• one name Hippocrene carolinensis McCrady, 1857 is published there. The date is confirmed with ITIS here and here with the valid name.
  • however on WoRMS the citation is Bougainvillia carolinensis (McCrady, 1859), so I check at the title page of the volume 1 of this publication of the Proceedings of the Elliott Society of Natural History of Charleston, South-Carolina, and it is quoted that those procedings concern indeed the period november 1853 to december 1858, but at the bottom the print date is 1859
  • GBIF, have created two data entries ([21] and [22]) and they consider that the right quotation is the one with 1859. Note that they call one synonym of the other, but it's very likely more of a tecknic constraint due to their database than a true "synonym", but that's not my subject.

If I wanted to create an entry for this publication, what date should I enter: 1857, when the article were accepted by the journal, or 1859 when the journal have been printed and beeing made available to the public? Christian Ferrer (talk) 15:24, 1 September 2019 (UTC)Reply[reply]

Well the dates when a paper was presented to a meeting and the date when it was actually published per the code can vary wildly. In this particular case, there's an article with a discussion specifically on dating this paper (note 4, on page 50):
Circeus (talk) 15:39, 1 September 2019 (UTC)Reply[reply]
Thanks you, interesting, note that WoRMS quote the first article of the same author in the same volume of that journal as to be from 1857... [23]. Christian Ferrer (talk) 16:33, 1 September 2019 (UTC)Reply[reply]
  • There is also:
  • Calder, D.R.; Stephens, L.D. & Sanders, A.E. 1992: Comments On The Date Of Publication Of John Mccrady's Hydrozoan Paper Gymnopthalmata Of Charleston Harbor. The Bulletin of zoological nomenclature. 49: 287-288 BHL
Christian Ferrer (talk) 16:51, 1 September 2019 (UTC)Reply[reply]
After having read two or three time that last article, and as far my understanding of the English language allow it to me, I think the WoRMS is right and that ITIS seem to be running behind. I understand that the first article have been made available on sept. 15th 1857 and that the second article have been made available with the complete volume in may 1859. Christian Ferrer (talk) 17:24, 1 September 2019 (UTC)Reply[reply]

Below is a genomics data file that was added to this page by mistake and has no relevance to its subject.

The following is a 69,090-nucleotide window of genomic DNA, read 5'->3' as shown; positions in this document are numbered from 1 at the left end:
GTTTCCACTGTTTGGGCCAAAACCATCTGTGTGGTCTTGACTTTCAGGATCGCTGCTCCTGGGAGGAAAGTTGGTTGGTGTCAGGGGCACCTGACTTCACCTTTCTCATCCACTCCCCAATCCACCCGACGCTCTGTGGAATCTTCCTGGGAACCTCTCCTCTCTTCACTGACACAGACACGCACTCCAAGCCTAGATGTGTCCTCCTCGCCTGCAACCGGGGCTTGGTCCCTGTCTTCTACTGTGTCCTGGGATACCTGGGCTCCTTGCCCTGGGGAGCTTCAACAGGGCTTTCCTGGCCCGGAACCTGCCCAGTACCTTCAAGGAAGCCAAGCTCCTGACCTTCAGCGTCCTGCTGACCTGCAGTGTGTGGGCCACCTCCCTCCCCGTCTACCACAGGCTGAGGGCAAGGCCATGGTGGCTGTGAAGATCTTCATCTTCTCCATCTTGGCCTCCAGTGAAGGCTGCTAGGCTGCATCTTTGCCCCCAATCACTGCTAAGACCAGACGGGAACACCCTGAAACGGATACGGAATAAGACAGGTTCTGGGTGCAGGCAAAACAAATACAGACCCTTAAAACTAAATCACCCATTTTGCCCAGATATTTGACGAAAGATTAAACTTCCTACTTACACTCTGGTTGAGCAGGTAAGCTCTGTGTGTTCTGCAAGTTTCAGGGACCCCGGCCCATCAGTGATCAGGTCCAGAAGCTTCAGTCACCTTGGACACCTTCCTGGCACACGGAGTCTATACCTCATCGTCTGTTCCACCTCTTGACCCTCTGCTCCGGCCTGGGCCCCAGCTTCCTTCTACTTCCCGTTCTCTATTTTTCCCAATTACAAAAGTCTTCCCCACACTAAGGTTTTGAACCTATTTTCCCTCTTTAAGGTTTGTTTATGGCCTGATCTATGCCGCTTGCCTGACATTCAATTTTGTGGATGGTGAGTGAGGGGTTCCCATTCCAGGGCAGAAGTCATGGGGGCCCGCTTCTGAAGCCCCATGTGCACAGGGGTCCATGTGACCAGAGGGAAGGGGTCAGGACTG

that's also how I understand it: they found further evidence that the paper was published later. Good find! Circeus (talk) 17:46, 1 September 2019 (UTC)Reply[reply]


We have 42 pages linking to Template:Diopsoidea, which does not yet exist - it's our most-linked such template. One such page is Diopsidae. Can someone create the template, please? Andy Mabbett (Pigsonthewing); Talk to Andy; Andy's edits 17:44, 3 September 2019 (UTC)Reply[reply]

user:Atylotus made an edit to {{Diopsidae}}, with (as far as I can tell) no follow through on any other page whatsoever (e.g. the superfamily where that family had previously been placed), much less creation of the invoked template. I'm reverting the edit since it wasn't even sourced to anything. Circeus (talk) 22:39, 3 September 2019 (UTC)Reply[reply]
Thank you. @Atylotus: The ping above was broken. Do you wish to comment? Andy Mabbett (Pigsonthewing); Talk to Andy; Andy's edits 09:01, 4 September 2019 (UTC)Reply[reply]
Nothyboidea is junior synonym of Diopsoidea: see in book [24] (page 1432), "The oldest familial name in the group is Diopsidae, which dates from Billberg (1820). Therefore, Diopsoidea supersedes previously used superfamily names such as Nothyboidea and Tanypezoidea " and also [25] --Atylotus (talk) 09:24, 4 September 2019 (UTC)Reply[reply]
We have no opposition to the change as such, as long as it's done properly and every relevant page is edited accordingly. Circeus (talk) 14:11, 4 September 2019 (UTC)Reply[reply]

Biostor template

{{Biostor reference}} (shortcut: {{Biostor}}) is now available, for linking to pages like

Simply type {{biostor|66034}}, which renders as: Biostor

-- Andy Mabbett (Pigsonthewing); Talk to Andy; Andy's edits 10:11, 5 September 2019 (UTC)Reply[reply]

Challenger voyage

Why all of a sudden we are removing Challenger Voyage categories? That is a very important oceanographic/zoological voyage which is being used as a baseline for climate change and biodiversity change studies. A few years ago, when I started the Challenger project, I discussed its format here and it is archived. Helpful suggestions were made. I estimate well over 8000 species were described, and these categories can help workers. I find them helpful in my own work. Neferkheperre (talk) 13:17, 4 September 2019 (UTC)Reply[reply]